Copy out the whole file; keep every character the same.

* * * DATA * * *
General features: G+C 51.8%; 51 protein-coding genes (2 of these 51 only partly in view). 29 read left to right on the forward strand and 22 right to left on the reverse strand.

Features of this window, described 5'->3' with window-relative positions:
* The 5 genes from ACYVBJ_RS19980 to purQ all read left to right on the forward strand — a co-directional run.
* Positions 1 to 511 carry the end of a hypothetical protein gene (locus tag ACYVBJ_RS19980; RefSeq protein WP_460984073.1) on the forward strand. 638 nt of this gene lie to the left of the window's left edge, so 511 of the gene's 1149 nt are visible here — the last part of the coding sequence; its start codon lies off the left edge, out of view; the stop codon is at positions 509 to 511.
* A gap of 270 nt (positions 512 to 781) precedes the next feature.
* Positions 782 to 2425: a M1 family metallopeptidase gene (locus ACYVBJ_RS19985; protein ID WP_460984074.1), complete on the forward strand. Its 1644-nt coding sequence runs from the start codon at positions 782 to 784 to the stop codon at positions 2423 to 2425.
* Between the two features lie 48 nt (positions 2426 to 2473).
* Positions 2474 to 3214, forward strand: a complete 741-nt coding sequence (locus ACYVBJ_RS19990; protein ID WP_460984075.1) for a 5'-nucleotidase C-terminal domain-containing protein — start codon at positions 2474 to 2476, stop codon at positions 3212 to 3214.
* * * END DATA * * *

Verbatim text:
General features: G+C 51.8%; 51 protein-coding genes (2 of these 51 only partly in view). 29 read left to right on the forward strand and 22 right to left on the reverse strand.

Features of this window, described 5'->3' with window-relative positions:
* The 5 genes from ACYVBJ_RS19980 to purQ all read left to right on the forward strand — a co-directional run.
* Positions 1 to 511 carry the end of a hypothetical protein gene (locus tag ACYVBJ_RS19980; RefSeq protein WP_460984073.1) on the forward strand. 638 nt of this gene lie to the left of the window's left edge, so 511 of the gene's 1149 nt are visible here — the last part of the coding sequence; its start codon lies off the left edge, out of view; the stop codon is at positions 509 to 511.
* A gap of 270 nt (positions 512 to 781) precedes the next feature.
* Positions 782 to 2425: a M1 family metallopeptidase gene (locus ACYVBJ_RS19985; protein ID WP_460984074.1), complete on the forward strand. Its 1644-nt coding sequence runs from the start codon at positions 782 to 784 to the stop codon at positions 2423 to 2425.
* Between the two features lie 48 nt (positions 2426 to 2473).
* Positions 2474 to 3214, forward strand: a complete 741-nt coding sequence (locus ACYVBJ_RS19990; protein ID WP_460984075.1) for a 5'-nucleotidase C-terminal domain-containing protein — start codon at positions 2474 to 2476, stop codon at positions 3212 to 3214.